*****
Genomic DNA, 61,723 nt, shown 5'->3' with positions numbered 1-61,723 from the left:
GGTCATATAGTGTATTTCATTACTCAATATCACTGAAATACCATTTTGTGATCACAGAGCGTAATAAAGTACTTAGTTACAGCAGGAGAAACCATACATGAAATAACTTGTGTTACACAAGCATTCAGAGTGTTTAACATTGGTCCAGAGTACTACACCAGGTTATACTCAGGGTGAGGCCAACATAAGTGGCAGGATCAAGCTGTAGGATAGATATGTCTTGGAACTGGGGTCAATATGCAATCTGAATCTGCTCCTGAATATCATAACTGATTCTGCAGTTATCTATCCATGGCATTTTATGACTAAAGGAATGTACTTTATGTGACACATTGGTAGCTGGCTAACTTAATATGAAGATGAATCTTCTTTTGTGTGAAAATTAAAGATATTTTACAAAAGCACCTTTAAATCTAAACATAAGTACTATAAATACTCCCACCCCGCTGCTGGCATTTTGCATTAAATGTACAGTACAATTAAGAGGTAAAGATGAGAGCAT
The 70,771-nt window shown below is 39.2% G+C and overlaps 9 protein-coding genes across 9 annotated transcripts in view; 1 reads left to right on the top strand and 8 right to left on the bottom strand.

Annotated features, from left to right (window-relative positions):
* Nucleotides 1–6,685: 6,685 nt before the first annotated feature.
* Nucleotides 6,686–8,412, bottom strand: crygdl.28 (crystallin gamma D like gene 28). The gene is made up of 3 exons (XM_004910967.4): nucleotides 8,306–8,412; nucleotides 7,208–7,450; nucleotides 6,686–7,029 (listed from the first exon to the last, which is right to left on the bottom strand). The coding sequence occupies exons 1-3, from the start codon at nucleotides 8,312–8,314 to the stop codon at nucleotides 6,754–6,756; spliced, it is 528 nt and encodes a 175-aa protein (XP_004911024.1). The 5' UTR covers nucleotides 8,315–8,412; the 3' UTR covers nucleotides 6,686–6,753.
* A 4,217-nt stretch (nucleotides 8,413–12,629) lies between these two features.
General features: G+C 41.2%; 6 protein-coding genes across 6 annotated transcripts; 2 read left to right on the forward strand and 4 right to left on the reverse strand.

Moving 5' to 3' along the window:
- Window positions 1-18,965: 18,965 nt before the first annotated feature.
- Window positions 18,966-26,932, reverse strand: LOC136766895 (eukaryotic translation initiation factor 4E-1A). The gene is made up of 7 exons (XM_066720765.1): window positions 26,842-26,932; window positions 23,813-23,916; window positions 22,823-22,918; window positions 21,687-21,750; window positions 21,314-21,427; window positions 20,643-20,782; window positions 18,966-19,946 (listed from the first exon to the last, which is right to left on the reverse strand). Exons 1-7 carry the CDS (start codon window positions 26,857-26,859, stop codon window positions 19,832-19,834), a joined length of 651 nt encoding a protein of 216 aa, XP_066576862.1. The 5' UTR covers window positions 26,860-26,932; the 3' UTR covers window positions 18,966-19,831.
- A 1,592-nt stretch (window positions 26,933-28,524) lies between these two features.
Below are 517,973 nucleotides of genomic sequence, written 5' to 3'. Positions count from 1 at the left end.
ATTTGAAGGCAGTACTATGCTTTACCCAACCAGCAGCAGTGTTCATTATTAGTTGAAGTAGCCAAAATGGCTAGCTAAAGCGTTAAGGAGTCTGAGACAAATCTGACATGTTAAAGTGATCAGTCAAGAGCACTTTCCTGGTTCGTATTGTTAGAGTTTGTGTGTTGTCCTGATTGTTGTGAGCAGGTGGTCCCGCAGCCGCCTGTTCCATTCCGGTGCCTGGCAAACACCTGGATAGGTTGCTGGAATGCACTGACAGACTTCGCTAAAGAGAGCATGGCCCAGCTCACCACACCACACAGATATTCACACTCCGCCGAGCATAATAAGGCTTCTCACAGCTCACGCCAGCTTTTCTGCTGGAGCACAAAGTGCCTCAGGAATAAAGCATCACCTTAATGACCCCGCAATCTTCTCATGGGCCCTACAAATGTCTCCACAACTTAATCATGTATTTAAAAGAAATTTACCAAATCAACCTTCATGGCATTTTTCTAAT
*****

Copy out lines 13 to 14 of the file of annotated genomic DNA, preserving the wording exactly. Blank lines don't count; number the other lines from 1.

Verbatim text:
Below are 517,973 nucleotides of genomic sequence, written 5' to 3'. Positions count from 1 at the left end.
ATTTGAAGGCAGTACTATGCTTTACCCAACCAGCAGCAGTGTTCATTATTAGTTGAAGTAGCCAAAATGGCTAGCTAAAGCGTTAAGGAGTCTGAGACAAATCTGACATGTTAAAGTGATCAGTCAAGAGCACTTTCCTGGTTCGTATTGTTAGAGTTTGTGTGTTGTCCTGATTGTTGTGAGCAGGTGGTCCCGCAGCCGCCTGTTCCATTCCGGTGCCTGGCAAACACCTGGATAGGTTGCTGGAATGCACTGACAGACTTCGCTAAAGAGAGCATGGCCCAGCTCACCACACCACACAGATATTCACACTCCGCCGAGCATAATAAGGCTTCTCACAGCTCACGCCAGCTTTTCTGCTGGAGCACAAAGTGCCTCAGGAATAAAGCATCACCTTAATGACCCCGCAATCTTCTCATGGGCCCTACAAATGTCTCCACAACTTAATCATGTATTTAAAAGAAATTTACCAAATCAACCTTCATGGCATTTTTCTAAT